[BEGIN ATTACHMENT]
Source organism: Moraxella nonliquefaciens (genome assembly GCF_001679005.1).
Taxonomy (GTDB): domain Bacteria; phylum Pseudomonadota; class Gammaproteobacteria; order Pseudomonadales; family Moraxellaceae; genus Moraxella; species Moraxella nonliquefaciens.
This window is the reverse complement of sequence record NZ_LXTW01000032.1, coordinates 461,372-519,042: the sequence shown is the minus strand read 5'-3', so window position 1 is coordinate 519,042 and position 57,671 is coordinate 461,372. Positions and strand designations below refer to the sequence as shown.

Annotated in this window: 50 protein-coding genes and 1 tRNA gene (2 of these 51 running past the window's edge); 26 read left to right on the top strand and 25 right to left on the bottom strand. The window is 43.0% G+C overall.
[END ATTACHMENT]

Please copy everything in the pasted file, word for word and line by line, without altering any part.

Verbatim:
Source organism: Moraxella nonliquefaciens (genome assembly GCF_001679005.1).
Taxonomy (GTDB): domain Bacteria; phylum Pseudomonadota; class Gammaproteobacteria; order Pseudomonadales; family Moraxellaceae; genus Moraxella; species Moraxella nonliquefaciens.
This window is the reverse complement of sequence record NZ_LXTW01000032.1, coordinates 461,372-519,042: the sequence shown is the minus strand read 5'-3', so window position 1 is coordinate 519,042 and position 57,671 is coordinate 461,372. Positions and strand designations below refer to the sequence as shown.

Annotated in this window: 50 protein-coding genes and 1 tRNA gene (2 of these 51 running past the window's edge); 26 read left to right on the top strand and 25 right to left on the bottom strand. The window is 43.0% G+C overall.